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Since the beginning of the year, I have been working on adding another locomotive to my shortline fleet. After much thinking and deliberation, I decided to model a proto-lanced South Omaha Terminal GP9. This blog post will go through all the major steps of this locomotive project:
Follow along with these next posts!
After finishing up my Rail Car America Alco C415 last year (https://model-railroad-hobbyist.com/node/36663), I decided that my South Omaha shortline could use a second locomotive, similar to the prototype. This would help me on the layout because I would like to have a backup in case I have an op session coming up and one locomotive needs some maintenance, or in case something happens to the locomotive that I am using during the op session, then I have at least one more to put in service right away without making the operators wait for me to fix something.
The question is, what kind of locomotive should I go with? I model the early 1990s and back then, RailCar America, which also provided switching service to nearby customers under the name Brandon Railroad, had four locomotives in their fleet: the C415, an S1 from the South Omaha Terminal, an S3 painted in Brandon, and a relatively new NW2 painted for Brandon. The C415 was painted for Brandon at about this time, but I want to keep it RailCar America as I like that name better. The Alco S1 and S3 locomotives were beginning to get phased out and didn't seem like good candidates to be used on my industrial spur day in and day out, so I passed on those. The NW2 seemed interesting, but I thought that I could use something with a little more power, since I have more customers on my spur than the real Brandon had back then. So I decided to craft my own locomotive for the fleet.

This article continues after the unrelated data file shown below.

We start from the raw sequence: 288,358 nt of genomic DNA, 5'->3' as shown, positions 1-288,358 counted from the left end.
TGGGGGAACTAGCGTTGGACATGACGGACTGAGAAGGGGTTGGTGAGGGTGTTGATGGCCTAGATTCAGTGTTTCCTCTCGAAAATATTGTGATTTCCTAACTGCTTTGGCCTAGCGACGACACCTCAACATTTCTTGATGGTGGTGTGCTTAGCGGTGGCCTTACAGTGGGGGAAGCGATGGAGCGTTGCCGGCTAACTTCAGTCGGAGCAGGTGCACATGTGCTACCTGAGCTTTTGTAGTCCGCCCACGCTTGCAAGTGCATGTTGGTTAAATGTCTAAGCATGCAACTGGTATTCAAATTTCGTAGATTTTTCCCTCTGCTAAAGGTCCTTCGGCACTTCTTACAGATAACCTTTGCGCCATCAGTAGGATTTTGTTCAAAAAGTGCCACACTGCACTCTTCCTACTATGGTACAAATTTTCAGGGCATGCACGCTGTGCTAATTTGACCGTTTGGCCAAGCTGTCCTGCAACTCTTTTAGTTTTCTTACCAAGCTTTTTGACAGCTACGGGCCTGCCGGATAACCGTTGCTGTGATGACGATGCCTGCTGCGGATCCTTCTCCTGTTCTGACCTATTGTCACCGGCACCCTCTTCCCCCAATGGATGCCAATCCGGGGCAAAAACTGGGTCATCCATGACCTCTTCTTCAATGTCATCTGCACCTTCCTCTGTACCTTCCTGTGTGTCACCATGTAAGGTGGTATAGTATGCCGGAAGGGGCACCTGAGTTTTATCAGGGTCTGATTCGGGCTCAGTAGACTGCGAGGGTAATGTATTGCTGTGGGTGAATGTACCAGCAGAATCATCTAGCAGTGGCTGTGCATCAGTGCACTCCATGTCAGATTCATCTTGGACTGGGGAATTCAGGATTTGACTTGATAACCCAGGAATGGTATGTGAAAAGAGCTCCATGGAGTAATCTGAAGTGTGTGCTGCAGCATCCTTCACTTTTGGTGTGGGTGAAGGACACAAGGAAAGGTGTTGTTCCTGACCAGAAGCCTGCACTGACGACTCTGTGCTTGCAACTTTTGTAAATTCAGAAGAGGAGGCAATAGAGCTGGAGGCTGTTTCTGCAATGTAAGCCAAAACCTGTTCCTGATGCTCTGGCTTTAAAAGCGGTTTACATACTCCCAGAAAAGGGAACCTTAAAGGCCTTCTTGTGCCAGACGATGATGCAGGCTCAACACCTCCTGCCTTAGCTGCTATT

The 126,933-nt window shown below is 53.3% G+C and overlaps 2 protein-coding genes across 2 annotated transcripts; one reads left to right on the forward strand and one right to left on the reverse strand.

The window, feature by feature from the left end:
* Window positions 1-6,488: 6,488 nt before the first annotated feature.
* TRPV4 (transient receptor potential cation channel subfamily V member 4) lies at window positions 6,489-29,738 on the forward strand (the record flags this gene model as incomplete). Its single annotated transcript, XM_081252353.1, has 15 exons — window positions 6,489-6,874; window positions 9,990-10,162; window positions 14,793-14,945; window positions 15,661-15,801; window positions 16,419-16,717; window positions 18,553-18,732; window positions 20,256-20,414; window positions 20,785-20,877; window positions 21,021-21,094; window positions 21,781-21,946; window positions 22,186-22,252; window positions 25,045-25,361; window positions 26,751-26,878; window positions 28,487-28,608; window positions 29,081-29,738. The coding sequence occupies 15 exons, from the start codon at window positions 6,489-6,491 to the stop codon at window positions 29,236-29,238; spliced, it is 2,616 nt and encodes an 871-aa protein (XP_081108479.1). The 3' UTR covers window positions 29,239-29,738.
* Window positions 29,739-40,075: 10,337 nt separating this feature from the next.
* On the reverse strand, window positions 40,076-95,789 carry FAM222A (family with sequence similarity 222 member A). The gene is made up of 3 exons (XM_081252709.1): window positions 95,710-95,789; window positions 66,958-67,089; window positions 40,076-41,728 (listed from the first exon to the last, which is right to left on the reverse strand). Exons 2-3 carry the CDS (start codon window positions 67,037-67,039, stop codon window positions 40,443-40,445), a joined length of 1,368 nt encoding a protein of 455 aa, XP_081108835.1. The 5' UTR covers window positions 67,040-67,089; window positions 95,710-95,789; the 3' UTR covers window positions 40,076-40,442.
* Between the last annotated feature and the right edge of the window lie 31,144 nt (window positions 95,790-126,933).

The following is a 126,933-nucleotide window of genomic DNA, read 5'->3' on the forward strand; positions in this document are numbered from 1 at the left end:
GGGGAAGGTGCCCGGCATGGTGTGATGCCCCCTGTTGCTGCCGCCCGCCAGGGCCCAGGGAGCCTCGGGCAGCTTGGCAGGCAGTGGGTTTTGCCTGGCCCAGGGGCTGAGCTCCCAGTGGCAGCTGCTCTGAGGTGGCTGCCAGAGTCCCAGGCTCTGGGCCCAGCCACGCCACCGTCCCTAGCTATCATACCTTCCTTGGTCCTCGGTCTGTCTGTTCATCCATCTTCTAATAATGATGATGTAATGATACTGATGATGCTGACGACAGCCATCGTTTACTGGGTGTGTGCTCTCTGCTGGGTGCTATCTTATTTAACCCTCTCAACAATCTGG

I thought about going with something like an Alco RS11 to match the C415, but I thought I would try to follow the Brandon practice better and go with an EMD unit that would be similar to the NW2, just with more power. Looking through old Trains magazines from back then (in particular the 1987 motive power survey in the November 1987 issue), the most popular shortline diesel at the time was the GP9. Before I came to this conclusion, I thought about where the Brandon would most likely get a locomotive for my industrial spur. In my slightly altered history, the South Omaha Terminal still exists instead of the Brandon Railway and is partly owned by RailCar America (the car shop in South Omaha) and SPSF, which has trackage rights into Omaha from Kansas City and uses the SOT as their switch agent in Omaha. So I wanted the SOT to have a locomotive from the SPSF. My first idea was the CF7, although these were all off the ATSF/SPSF roster by 1986, and the SOT would get this locomotive right around 1989, so that would be tricky. The next idea was a GP7u, which were being retired in 1989. I would have went with that route, but I ended up getting a GP9 shell from Proto Power West/A Line instead of a GP7 shell (more on that later). So I decided to go with a former Southern Pacific GP9 for the locomotive. Again, this works out well because a lot of shortlines had them in the late 1980s, just like the NW2, and it provides more power. Then I decided that I would paint it up similar to the Brandon NW2 and also fashion the South Omaha Terminal logo to look like the Brandon logo.
Now that I am settled on the GP9 for the motive power, what would it look like? The Southern Pacific had so many different kinds of GP9s. This was definitely an excuse to buy some new books and I found this one the most helpful: "Southern Pacific Historic Diesels, Volume 7, Electro-Motive GP9 Locomotives," by Joseph A. Strapac. Then I zeroed in on my prototype: SP GP9 5788, built in April 1957. I like this one because in my era, it was SP 3778, painted in the SPSF kodachrome scheme, and it had a new air filter installed. I decided that the RailCar America car shops would chop the nose and remove the dynamic brake section. I also figured out that in the SPSF numbering scheme, the 3778 was due to become SPSF 1872, and I would keep that number since RCA/Brandon kept the same number from the previous owner.
Now that I have the background and history figured (sorry it is so long and detailed), on to the model building!
This article first appeared on model-railroad-hobbyist.com
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